15th year anniversary
Updated: Jul 17, 2022
In honor of Emily and the 15th year anniversary, Nov.8, 2021,The Emily Sandall Foundation will be sponsoring 15 students to attend the Sankhu-Palubari school in Nepal.Emily loved the school and worked tirelessly for it. She spent countless hours with her humble fund-raising in high school, and college and she taught at Sankhu for a short while during her Junior Year. Laura and I hold the school dear to our hearts. On our trip to Sankhu we were so impressed with the school, the staff, the Advocates for Human Rights, and the wonderful students.
We are very proud of this school and are so happy to help its future.
The Sankhu-Palubari Community School (SPCS) in Nepal provides a free education — from pre-K through grade 10 — to the neediest children in this rural Kathmandu Valley area. Founded by The Advocates for Human Rights and operated in partnership with Educate the Children-Nepal and the local community, the school gives a genuine alternative to child labor and a brighter future.
The SPCS curriculum includes Nepali, English, grammar, math, science, and social studies. Extracurricular opportunities include poetry, art, music, Nepali dance, speech, and sports. Students also learn the fundamental principles of human rights through “Alfulai Chinau,” a human rights curriculum developed especially for the school. The school also provides a daily meal, health checks, and immunizations for all students.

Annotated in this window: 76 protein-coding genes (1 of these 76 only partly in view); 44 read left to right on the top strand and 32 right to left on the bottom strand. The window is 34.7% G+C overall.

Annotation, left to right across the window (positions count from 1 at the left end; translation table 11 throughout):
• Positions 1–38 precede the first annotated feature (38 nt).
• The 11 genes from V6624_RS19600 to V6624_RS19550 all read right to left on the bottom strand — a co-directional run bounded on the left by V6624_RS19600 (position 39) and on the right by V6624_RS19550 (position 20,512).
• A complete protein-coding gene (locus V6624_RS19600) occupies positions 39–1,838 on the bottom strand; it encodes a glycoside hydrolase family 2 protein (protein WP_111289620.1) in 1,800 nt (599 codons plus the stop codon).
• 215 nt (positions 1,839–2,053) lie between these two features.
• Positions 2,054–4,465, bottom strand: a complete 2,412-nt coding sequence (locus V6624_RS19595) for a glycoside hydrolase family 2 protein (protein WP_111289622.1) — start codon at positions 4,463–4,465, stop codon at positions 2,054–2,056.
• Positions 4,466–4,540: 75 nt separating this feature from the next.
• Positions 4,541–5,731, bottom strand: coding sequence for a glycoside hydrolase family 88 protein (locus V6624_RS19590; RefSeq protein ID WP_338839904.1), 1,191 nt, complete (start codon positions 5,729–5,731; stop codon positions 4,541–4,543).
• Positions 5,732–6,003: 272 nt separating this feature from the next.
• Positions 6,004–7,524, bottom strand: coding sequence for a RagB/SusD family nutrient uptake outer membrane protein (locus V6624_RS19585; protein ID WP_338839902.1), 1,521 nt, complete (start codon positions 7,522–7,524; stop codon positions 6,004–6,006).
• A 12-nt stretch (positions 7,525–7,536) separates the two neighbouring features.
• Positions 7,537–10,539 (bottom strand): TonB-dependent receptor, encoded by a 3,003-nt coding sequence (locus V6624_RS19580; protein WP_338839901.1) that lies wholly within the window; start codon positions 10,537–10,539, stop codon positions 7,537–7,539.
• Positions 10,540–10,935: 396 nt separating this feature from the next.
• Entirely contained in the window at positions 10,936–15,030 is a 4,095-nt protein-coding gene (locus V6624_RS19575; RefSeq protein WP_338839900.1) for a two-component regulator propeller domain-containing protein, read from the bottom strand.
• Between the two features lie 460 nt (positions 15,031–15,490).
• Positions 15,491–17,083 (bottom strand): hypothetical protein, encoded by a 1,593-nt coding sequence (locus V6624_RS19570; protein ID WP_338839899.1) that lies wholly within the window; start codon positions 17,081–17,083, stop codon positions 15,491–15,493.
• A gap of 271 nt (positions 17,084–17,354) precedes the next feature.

An estimated 2.6 million Nepali children between the ages of 5 and 14 are child laborers. Children work in in dangerous conditions in brickyards, carpet factories, and quarries, or in agricultural and domestic work. Nepali children are also vulnerable to being trafficked to India.
Because Nepali public schools generally charge administrative fees and fees for books, exams, and uniforms, struggling families like those in the Sankhu-Palubari community cannot afford to educate their children. (When the school opened in 1999, more than 50 percent of the 10,000 of the community’s residents were unemployed.) Uneducated and illiterate, children grow up to be impoverished adults, continuing the cycle of poverty.
Many students are members of Nepal’s most marginalized indigenous groups and lower castes — such as the Dalit — who might otherwise be forced to work. SPCS promotes equal access to education for low-income families, and welcomes children regardless of caste, ethnicity, or gender.
Another SPCS focus is supporting girl students so that they stay in school. Currently, more than 50 percent of students at SPCS are girls, a huge gain in the percentage in place when the school first opened. The school has made remarkable strides towards gender parity in a country where education of girls is often not valued equally with education of boys.